So is that why some of the guys on here have blown #1 Cylinder. And also can you just get rid of the grids with stock system and be OK ! And are the grids what heats up or the whole plate ?? Just curious because i live in cold climate and if we can just take out the grids as seen in your picture and still get benefit of heat from plate that would be grat for me ?? Did I explain myself right !! Not that I dont want to buy youre grid heater delete but just trying to be practical with the cold climate up here? And If I used your grid heater delete at what temp would I have to use My espar at for truck to start in cold weather?? Thanks
 

· Mr. Vehicle Destroyer
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So is that why some of the guys on here have blown #1 Cylinder. Can you just get rid of the grids with stock system and be OK? Are the grids what heats up or the whole plate? Just curious because i live in cold climate and if we can just take out the grids as seen in your picture and still get benefit of heat from plate that would be grat for me ?? Did I explain myself right !! Not that I dont want to buy youre grid heater delete but just trying to be practical with the cold climate up here? And If I used your grid heater delete at what temp would I have to use My espar at for truck to start in cold weather?? Thanks
The grids are resistive elements, think of a really dim light bulb filament.... They make a TON of heat and draw a lot of power. As a result of the power dissipation in the grids the heat spreads to the plate around it, but the plate itself does not cause the heating. There really is no benefit to pulling the grids out of the stock plate. No heater, you'll probably have to plug the espar in slightly below freezing.
 

· Mr. Vehicle Destroyer
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Shibby,

Can you make a grid heater support that does not have all the restrictions of a stock part?

If the heater itself is not much of a restriction that would work great. Better airflow than stock and still have a heater for those cold mornings.
I could, but it would end up having to be an exchange program where you ship your old one back, and it'd have to work and be undamaged. The problem I can see with modifying the stock one is that the grids are meant to have air flow through them, and the only way to increase flow into the intake is to port around the grid, which essentially bypasses it and decreases its efficiency. It could be done, but you may see slightly harder starts :confused013: they wouldn't be nearly as bad as if you had no grid heater however.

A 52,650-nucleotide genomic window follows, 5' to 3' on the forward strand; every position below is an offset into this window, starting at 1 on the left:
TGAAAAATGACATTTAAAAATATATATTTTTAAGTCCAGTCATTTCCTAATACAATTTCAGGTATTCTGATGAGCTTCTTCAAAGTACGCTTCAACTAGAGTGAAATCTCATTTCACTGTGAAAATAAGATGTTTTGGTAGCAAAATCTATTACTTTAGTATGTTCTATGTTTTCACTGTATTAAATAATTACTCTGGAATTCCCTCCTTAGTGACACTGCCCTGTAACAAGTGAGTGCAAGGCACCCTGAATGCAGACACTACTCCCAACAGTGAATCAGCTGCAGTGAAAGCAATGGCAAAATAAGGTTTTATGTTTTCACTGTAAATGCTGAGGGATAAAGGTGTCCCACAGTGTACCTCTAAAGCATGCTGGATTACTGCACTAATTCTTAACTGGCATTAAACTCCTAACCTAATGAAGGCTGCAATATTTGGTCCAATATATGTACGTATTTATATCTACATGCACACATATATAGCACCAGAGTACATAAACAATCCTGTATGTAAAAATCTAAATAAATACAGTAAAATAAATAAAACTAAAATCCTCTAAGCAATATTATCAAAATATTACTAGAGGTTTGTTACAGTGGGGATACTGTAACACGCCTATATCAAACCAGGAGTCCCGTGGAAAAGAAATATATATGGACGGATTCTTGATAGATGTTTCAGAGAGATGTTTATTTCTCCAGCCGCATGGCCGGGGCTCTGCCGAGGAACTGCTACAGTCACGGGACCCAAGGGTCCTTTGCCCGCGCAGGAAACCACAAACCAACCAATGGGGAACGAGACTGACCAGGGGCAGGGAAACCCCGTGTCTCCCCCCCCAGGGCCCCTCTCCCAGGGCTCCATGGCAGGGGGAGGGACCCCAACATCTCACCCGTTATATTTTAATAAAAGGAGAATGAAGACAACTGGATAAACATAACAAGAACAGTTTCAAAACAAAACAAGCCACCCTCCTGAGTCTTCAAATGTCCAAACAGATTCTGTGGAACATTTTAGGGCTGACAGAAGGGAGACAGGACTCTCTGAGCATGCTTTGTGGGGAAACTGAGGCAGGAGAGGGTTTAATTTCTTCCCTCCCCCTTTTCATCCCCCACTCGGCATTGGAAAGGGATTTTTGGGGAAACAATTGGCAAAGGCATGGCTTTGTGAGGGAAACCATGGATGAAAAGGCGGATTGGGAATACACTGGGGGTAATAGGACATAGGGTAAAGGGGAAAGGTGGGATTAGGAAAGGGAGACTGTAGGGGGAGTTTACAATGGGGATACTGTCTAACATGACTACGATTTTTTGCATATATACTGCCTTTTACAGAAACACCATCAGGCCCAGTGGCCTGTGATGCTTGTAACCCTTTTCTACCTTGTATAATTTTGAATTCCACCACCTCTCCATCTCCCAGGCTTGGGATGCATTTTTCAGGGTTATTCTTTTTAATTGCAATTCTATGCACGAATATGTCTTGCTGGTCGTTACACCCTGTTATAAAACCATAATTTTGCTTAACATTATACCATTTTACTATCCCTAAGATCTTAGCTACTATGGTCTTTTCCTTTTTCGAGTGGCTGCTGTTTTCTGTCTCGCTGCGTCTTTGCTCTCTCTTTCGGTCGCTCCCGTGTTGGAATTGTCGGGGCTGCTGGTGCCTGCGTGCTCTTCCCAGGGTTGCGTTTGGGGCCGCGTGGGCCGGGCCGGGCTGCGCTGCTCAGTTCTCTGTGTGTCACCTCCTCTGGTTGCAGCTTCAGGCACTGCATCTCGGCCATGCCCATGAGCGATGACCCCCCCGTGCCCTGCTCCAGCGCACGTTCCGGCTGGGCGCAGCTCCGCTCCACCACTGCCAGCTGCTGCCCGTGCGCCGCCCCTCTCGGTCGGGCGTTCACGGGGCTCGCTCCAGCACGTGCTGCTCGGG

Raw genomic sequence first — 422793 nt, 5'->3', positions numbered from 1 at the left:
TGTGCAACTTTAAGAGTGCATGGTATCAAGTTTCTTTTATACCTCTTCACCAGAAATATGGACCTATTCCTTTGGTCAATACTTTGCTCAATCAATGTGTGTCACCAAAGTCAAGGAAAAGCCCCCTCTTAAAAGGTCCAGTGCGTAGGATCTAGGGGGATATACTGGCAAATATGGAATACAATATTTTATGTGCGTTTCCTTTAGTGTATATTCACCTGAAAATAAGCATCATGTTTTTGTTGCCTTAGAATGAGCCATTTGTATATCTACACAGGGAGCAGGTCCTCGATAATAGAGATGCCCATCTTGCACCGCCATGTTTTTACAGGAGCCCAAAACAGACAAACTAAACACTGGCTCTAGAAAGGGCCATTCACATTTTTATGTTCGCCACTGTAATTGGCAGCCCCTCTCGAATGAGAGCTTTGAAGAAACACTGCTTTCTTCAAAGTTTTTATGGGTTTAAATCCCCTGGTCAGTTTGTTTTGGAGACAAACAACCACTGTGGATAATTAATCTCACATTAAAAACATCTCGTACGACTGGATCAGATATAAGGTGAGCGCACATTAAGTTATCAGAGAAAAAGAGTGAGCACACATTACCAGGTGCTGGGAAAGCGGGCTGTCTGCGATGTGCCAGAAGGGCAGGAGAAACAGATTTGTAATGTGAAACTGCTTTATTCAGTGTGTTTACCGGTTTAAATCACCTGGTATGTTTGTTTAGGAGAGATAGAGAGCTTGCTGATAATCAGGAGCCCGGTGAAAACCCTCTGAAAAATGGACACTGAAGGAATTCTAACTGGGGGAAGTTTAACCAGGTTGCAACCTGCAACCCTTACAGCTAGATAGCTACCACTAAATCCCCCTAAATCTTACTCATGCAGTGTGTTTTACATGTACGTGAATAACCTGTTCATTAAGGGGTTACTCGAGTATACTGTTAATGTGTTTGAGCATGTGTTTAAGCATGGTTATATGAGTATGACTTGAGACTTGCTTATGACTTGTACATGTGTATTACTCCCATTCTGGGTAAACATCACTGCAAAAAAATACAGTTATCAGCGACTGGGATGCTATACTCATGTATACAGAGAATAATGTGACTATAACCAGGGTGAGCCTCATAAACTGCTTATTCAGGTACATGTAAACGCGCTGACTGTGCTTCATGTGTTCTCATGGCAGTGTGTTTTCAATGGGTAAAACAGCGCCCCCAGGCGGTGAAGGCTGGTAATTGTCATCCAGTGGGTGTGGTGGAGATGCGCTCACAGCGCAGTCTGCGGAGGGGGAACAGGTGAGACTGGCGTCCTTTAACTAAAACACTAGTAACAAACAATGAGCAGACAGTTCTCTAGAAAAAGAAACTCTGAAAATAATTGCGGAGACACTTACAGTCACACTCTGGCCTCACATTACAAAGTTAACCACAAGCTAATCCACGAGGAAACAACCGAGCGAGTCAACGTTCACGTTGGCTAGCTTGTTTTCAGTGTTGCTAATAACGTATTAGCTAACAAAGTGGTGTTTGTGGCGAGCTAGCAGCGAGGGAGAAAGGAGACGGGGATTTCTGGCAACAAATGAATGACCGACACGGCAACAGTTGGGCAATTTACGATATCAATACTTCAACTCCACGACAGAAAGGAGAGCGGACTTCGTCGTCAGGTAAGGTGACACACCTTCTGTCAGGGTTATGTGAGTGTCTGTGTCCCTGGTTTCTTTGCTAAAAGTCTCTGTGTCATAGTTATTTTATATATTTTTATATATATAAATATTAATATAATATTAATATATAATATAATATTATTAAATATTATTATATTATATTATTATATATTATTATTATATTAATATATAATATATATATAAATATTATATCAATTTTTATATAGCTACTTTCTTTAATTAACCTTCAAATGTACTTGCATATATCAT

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The grid heater itself doesn't pose the restriction, it is the parts of the casting that hold the grids that makes any sense. They block the flow from proceeding directly through the opening. Without it the air can expand readily into the plenum, whereas with the casting protruding into the flow area there is a large area of turbulence that carries all the way to cylinder #1. The restriction is there, it just can't be seen due to soot most of the time. See below with the grids removed.

07.5-09 Dodge 6.7L Cummins Diesel Shibby Engineering Grid Heater Delete
Your grid heater delete looks like it will flow a lot more air than the stock part. You mentioned that there is a lot of turbulance to cylinder #1. Cylinder #1 is the front cylinder...did you mean the 6th cylinder at the rear of the engine is seeing a lot of turbulance? Just curious. I could see that the front cylinder being so close the heater grid that there is not very much distance for air turbulance to calm down before entering the cylinder.

Too bad some of us live so far north to try this mod...but if a guy parked outside and used a diesel fired engine heater for the cold days it may work quite well. I have had to start many different diesel powered equipment that had not been plugged in. Even after years of starting them with the aid of ether they still ran fine. They sure don't like the cold, but after they warm up and stop smoking and rattleing we would work them just like in the summer.